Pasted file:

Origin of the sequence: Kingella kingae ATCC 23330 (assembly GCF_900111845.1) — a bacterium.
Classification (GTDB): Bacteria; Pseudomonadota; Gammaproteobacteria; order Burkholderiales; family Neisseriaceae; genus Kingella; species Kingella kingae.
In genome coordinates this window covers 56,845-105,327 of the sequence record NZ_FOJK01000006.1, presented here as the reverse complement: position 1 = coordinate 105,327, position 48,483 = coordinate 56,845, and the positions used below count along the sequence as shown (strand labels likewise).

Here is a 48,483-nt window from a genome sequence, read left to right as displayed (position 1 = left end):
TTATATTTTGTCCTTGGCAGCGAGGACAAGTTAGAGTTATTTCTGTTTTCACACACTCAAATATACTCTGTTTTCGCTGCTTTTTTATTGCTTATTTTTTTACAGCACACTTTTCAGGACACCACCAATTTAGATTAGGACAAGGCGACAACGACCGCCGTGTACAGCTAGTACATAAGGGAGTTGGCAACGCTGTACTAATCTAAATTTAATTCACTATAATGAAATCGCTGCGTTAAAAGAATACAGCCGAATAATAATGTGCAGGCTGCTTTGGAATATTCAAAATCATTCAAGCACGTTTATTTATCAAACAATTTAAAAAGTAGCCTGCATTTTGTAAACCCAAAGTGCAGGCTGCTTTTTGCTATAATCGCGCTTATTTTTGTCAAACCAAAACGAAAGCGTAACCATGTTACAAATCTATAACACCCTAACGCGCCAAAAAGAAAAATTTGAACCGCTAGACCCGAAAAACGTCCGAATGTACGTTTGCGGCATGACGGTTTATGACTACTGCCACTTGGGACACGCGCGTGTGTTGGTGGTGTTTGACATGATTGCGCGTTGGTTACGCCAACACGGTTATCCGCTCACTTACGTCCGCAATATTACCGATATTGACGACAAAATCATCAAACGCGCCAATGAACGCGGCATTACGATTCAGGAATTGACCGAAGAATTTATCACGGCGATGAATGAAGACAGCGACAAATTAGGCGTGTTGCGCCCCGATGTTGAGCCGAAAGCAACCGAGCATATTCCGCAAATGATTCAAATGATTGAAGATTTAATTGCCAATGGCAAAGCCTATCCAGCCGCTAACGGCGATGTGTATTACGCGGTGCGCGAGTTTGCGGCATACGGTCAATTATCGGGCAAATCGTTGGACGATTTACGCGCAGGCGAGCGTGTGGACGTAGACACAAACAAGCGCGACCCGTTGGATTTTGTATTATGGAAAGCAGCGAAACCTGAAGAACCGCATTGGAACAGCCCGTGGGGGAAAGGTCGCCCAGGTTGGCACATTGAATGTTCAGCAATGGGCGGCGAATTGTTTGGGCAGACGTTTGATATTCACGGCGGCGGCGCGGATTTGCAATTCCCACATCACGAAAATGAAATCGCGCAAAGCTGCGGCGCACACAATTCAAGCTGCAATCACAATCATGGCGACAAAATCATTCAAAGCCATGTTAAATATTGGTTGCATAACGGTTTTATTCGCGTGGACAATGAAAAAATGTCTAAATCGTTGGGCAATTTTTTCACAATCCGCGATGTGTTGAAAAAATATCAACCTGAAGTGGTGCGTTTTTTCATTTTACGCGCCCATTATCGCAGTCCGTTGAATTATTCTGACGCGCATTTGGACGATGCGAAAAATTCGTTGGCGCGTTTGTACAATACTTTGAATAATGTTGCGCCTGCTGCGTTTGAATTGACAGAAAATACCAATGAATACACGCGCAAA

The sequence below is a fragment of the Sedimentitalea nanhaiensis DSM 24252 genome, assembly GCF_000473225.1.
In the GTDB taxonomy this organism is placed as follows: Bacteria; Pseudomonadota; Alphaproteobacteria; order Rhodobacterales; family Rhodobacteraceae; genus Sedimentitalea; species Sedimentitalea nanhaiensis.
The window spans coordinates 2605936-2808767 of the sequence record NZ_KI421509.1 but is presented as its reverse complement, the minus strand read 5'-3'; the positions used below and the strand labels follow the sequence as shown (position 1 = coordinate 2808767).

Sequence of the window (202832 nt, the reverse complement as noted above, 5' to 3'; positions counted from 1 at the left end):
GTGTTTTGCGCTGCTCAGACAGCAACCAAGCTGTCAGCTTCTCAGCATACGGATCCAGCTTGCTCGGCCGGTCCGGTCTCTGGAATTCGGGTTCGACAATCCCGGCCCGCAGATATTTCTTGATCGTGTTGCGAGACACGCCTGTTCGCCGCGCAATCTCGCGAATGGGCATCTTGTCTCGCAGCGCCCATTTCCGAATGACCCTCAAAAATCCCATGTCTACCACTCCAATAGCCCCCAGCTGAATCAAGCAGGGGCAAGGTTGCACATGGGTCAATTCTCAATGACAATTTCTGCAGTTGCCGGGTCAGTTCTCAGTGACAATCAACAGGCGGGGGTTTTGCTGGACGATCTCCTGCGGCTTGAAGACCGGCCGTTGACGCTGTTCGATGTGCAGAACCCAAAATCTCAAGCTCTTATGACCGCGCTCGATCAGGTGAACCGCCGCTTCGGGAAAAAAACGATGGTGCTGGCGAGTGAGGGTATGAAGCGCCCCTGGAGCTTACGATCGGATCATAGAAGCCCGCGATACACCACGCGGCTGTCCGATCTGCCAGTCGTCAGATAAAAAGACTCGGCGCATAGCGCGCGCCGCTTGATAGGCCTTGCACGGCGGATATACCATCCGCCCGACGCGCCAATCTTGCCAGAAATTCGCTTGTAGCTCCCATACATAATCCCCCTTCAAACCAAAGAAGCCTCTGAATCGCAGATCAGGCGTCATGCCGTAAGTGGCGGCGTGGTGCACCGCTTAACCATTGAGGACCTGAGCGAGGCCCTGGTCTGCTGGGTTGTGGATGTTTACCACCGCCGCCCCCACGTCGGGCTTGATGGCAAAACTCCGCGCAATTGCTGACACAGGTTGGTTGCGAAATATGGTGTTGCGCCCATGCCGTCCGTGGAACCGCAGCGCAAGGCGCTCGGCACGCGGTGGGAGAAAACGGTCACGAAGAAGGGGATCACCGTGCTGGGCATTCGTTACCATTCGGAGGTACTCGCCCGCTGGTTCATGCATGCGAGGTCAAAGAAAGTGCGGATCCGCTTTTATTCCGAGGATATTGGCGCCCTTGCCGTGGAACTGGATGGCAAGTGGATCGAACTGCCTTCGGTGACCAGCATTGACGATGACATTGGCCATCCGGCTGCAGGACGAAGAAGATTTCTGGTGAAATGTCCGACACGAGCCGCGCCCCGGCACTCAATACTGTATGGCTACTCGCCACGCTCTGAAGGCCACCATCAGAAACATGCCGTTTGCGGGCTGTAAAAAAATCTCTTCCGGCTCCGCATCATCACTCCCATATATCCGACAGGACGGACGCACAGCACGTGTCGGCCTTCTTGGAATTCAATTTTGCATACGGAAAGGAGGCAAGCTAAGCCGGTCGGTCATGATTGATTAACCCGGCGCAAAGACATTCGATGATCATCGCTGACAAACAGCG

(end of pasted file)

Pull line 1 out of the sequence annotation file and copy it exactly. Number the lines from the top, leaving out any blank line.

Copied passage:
Origin of the sequence: Kingella kingae ATCC 23330 (assembly GCF_900111845.1) — a bacterium.